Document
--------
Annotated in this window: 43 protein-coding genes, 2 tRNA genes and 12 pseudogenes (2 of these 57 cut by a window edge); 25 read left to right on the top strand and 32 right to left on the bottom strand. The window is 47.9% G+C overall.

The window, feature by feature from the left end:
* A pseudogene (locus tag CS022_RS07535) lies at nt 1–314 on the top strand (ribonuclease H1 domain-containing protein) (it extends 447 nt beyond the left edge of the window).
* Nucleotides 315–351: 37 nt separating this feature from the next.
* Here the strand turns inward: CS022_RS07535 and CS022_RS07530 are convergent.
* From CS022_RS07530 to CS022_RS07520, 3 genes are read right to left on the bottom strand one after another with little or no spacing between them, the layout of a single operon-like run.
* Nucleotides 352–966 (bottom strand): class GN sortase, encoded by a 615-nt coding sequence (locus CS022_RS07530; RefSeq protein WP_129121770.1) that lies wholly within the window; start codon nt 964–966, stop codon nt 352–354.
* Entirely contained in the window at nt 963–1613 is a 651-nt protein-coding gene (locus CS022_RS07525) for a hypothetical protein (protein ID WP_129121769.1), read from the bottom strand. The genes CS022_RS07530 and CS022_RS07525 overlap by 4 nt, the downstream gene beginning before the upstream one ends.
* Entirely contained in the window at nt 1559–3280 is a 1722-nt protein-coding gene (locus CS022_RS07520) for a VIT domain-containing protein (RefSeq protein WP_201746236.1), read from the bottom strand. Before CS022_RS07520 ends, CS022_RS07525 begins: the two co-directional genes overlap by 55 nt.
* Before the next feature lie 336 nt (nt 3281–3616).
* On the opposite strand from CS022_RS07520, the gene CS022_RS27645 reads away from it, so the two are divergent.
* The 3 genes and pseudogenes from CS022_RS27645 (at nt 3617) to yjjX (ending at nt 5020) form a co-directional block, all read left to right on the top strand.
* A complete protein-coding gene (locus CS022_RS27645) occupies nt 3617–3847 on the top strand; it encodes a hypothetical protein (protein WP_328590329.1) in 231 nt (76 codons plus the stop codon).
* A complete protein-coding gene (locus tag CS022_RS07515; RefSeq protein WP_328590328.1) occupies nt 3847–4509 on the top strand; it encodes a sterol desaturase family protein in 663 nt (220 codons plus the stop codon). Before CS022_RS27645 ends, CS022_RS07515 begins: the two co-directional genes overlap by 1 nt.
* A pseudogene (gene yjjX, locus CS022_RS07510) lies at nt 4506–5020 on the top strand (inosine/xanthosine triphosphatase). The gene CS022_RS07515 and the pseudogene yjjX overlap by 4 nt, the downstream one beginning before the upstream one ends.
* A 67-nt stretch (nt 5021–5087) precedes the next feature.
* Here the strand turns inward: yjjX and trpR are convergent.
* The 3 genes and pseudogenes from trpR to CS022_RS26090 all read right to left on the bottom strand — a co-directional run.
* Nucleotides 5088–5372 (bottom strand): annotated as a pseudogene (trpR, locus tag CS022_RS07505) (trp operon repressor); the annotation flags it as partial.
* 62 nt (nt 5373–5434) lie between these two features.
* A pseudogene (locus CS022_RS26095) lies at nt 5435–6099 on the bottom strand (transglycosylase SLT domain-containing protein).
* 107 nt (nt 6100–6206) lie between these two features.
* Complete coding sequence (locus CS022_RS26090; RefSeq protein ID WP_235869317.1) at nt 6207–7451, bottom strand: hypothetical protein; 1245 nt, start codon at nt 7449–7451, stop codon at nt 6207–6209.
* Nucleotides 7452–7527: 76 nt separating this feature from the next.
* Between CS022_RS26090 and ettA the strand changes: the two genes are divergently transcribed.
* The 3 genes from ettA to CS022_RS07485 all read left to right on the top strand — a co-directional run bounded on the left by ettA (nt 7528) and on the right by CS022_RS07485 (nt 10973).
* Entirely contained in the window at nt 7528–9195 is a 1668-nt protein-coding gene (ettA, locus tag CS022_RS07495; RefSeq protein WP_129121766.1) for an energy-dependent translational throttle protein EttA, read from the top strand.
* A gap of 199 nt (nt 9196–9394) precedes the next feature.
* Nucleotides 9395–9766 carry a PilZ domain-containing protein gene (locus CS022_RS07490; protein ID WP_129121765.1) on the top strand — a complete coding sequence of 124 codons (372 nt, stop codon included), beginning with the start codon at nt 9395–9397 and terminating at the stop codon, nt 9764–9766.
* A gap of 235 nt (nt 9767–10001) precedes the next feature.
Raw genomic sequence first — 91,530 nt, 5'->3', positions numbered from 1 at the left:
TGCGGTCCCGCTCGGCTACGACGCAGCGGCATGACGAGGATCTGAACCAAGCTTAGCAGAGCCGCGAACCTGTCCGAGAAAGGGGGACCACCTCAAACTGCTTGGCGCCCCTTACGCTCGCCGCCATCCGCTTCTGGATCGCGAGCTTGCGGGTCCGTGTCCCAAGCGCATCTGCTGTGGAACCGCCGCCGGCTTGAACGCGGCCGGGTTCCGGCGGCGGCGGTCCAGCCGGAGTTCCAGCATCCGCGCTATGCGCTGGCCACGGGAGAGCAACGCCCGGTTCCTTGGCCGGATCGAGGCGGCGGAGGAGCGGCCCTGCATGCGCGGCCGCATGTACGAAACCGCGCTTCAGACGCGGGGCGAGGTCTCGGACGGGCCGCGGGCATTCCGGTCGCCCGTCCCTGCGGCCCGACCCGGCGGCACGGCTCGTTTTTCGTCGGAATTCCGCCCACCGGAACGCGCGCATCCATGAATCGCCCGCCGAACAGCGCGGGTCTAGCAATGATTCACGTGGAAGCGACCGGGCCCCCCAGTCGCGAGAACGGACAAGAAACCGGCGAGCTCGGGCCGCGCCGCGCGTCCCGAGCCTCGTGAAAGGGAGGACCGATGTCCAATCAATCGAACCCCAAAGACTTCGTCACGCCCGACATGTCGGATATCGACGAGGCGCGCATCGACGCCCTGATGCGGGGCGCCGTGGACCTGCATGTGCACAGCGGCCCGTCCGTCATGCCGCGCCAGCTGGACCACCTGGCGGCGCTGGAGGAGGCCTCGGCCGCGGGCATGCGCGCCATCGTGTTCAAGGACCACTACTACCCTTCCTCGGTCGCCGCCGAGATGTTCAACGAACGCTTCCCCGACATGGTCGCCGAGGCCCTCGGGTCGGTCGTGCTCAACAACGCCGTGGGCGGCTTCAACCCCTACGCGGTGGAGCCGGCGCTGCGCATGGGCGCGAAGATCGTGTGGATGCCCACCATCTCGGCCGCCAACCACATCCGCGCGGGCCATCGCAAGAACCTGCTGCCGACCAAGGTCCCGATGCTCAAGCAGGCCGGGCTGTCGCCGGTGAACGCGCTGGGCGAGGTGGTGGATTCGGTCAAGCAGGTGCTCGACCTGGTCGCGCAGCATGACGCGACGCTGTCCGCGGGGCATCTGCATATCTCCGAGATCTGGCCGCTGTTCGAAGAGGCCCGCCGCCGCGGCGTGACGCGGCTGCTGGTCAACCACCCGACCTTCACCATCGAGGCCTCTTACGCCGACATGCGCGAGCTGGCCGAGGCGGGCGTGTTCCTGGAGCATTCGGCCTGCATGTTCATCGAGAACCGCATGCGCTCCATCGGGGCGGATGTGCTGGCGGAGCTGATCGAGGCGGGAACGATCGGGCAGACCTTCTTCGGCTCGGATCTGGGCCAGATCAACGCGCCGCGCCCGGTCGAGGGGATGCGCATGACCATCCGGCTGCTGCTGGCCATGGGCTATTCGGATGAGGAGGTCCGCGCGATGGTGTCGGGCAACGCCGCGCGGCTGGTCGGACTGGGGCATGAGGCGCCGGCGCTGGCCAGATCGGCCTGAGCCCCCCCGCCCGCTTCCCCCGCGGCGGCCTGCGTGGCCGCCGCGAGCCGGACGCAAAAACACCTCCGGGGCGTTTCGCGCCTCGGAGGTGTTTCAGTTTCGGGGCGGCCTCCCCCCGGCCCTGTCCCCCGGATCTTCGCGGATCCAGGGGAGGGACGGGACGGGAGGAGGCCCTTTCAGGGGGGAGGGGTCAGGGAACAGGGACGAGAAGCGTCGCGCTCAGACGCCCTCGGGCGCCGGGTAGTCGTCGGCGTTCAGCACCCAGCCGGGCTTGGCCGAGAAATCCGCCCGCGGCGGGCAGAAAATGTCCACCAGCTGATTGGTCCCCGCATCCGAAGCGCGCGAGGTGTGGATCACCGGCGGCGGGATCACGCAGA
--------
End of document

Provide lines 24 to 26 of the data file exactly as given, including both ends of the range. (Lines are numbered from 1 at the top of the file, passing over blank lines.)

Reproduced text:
* Nucleotides 7452–7527: 76 nt separating this feature from the next.
* Between CS022_RS26090 and ettA the strand changes: the two genes are divergently transcribed.
* The 3 genes from ettA to CS022_RS07485 all read left to right on the top strand — a co-directional run bounded on the left by ettA (nt 7528) and on the right by CS022_RS07485 (nt 10973).